The world-famous spa in Piešťany marked an anniversary recently: the town’s art nouveau Thermia Palace Hotel celebrated its 100th year. Located on the landscaped Spa Island in Piešťany, which is known for its healing mud-spa, this five-star hotel is directly connected to the Irma spa. Both facilities represent the architecture and art of the beginning of the 20th century.
The hotel was opened by Ľudovít Winter, son of Alexander Winter, the entrepreneur who founded the company that originally managed the whole spa resort. After Alexander’s death his sons Ľudovít and Imrich continued his work. Ľudovít approached Budapest architects Ármin Hegedüs and Henrich Böhm, who became the designers of the complex of buildings. However, Ľudovít was not completely satisfied with their design and only found the solution when he travelled on holiday to Switzerland and came across a satisfactory way to connect the buildings at a specialised architectural studio in Lausanne. Despite the turbulent political situation, he took out a loan to finance construction. Building work began in September 1910 and, despite numerous problems, both buildings – the hotel and the health spa – were completed in April 1912, ready to welcome their first guests.
The artistic decorations, technical equipment, carpentry, furnishings, and so on were supplied by renowned companies mostly from the Hungarian part of the Austro-Hungarian Empire, but also by Viennese companies. Both buildings are decorated with all kinds of portable and fixed works of art. The famous Czech artist Alfons Mucha, who visited the spa several times and whose daughter was healed here, in 1932 donated a large allegorical painting, God Bless the Spring of Health, to the spa. The oil painting, granted pride of place above one of the main doors, shows a recovering girl – Mucha’s daughter – sitting in a rocking chair. Other precious artworks include a ceramic peacock on the façade made by Piešťany-born sculptor Valér Vavro, paintings by Slovak painter and graphic designer Aurel Kajlich; the coat of arms of a Nawab of Bhopal, and more.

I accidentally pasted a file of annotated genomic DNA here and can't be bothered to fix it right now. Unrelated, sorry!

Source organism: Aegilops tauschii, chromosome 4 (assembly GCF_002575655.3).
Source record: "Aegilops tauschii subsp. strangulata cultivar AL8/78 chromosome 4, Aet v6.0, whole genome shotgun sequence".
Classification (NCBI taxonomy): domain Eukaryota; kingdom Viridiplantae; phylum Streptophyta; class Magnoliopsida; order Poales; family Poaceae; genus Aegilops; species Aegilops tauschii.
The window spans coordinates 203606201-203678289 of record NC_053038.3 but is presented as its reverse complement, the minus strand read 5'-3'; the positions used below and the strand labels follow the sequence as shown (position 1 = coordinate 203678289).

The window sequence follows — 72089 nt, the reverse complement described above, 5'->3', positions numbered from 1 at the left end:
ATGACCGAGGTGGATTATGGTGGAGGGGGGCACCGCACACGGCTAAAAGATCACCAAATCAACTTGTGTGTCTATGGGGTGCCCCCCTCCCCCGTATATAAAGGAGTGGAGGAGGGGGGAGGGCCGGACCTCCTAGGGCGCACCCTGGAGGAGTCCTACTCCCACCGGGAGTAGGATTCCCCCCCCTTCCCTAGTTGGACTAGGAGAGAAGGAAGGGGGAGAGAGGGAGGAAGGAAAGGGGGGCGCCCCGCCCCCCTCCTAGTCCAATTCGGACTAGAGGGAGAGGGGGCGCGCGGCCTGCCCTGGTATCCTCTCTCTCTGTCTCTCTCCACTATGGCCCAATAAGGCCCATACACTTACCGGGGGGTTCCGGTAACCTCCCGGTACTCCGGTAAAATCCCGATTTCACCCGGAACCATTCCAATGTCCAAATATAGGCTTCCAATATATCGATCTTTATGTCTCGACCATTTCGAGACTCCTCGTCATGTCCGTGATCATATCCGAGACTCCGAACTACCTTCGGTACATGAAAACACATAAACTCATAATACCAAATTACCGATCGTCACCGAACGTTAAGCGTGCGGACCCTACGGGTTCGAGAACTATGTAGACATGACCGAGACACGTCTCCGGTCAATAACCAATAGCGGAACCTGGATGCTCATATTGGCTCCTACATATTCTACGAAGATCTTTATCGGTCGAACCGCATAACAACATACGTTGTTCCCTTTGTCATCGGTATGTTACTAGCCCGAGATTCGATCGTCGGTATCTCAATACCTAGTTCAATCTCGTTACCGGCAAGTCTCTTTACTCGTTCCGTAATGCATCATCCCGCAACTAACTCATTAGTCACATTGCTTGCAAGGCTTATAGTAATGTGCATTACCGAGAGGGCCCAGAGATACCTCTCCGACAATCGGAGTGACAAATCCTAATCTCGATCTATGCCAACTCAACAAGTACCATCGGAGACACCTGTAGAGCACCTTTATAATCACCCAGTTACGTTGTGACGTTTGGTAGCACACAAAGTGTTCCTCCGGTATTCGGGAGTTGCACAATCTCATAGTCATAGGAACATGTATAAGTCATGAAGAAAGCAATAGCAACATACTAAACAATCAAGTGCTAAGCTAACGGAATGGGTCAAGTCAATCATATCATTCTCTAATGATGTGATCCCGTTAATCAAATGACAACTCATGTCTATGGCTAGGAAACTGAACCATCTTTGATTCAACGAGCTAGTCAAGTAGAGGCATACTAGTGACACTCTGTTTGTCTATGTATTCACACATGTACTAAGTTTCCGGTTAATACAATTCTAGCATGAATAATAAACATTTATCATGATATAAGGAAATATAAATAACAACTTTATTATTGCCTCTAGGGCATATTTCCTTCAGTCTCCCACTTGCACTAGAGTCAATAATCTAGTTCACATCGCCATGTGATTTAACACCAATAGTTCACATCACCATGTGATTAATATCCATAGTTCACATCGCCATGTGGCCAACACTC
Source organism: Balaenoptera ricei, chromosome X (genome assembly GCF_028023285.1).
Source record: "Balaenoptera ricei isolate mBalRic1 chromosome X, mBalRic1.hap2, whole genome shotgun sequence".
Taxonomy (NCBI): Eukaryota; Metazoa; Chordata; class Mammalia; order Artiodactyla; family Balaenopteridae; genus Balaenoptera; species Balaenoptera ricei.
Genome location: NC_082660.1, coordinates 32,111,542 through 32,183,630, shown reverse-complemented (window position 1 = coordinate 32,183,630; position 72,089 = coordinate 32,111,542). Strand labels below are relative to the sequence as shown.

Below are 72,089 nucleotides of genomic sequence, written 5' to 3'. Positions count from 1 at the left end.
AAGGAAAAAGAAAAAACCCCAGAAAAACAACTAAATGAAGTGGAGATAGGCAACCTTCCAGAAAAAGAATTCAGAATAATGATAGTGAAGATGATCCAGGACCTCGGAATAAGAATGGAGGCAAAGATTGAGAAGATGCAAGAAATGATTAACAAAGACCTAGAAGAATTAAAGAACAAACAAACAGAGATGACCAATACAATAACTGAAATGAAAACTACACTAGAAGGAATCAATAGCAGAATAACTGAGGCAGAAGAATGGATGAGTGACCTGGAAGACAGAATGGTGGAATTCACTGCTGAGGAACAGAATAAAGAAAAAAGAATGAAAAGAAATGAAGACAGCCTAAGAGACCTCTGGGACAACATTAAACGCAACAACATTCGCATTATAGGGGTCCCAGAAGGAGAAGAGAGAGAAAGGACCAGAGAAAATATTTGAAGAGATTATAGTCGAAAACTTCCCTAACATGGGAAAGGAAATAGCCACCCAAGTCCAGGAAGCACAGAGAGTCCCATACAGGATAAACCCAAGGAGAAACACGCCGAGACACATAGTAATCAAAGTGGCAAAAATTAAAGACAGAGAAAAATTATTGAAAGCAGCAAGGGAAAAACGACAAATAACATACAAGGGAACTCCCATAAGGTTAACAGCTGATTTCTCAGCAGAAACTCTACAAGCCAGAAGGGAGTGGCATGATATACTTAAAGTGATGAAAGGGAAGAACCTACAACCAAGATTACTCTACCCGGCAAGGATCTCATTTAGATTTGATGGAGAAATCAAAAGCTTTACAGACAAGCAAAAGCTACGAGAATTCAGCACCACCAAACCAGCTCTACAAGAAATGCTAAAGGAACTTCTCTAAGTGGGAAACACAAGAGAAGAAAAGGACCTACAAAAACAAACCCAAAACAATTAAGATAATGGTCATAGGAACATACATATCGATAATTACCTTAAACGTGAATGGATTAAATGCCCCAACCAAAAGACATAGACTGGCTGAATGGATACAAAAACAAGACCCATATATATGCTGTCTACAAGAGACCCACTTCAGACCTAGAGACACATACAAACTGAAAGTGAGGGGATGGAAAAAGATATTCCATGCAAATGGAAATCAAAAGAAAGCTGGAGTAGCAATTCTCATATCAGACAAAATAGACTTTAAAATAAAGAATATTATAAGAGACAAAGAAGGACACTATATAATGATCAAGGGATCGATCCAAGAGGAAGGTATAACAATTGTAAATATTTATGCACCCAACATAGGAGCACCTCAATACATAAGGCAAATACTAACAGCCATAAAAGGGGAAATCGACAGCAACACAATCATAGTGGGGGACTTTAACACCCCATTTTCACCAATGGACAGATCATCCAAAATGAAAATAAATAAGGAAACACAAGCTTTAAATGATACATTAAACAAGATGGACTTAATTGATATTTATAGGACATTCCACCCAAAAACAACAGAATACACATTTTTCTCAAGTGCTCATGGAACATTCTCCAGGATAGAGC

It is said that the name Thermia given to the hotel was the idea of Alexander Winter’s wife Henrieta, and that Ľudovít then added the word Palace to symbolise the position of the hotel and its link to the spa. The spa was named after Irma Erdödy, the wife of the then-spa owner, Imrich Erdödy. The hotel in its first decades accommodated famous celebrities of the time, including Czechoslovakia’s foreign minister – later to become president – Edvard Beneš, legendary Russian opera singer Feodor Chaliapin, American actress Lillian Gish, and others. One of the legendary events of those times, a competition for luxury cars known as the Concours d’Elegance took place annually between 1932 and 1937. The competition was the grand climax of car trips to Piešťany, and many famous spa guests and local doctors participated in the event in gleaming automobiles. This tradition was revived as a parade of vintage cars under the new name Golden Ribbons of Piešťany – Concours d’Elegance in 1991.
But the hotel is marked by more than just its old fame and splendour. In 2006, the Thermia Palace Hotel underwent a major reconstruction and reopened as the first five-star spa hotel in Slovakia. It continues to attract prominent guests including actors and actresses, moviemakers and athletes; the Thermia Palace Hotel also held a Visegrad Group presidents’ meeting in September 2008, and has accommodated UN Secretary General Ban Ki-Moon and various foreign ambassadors.
30. Jan 2012 at 0:00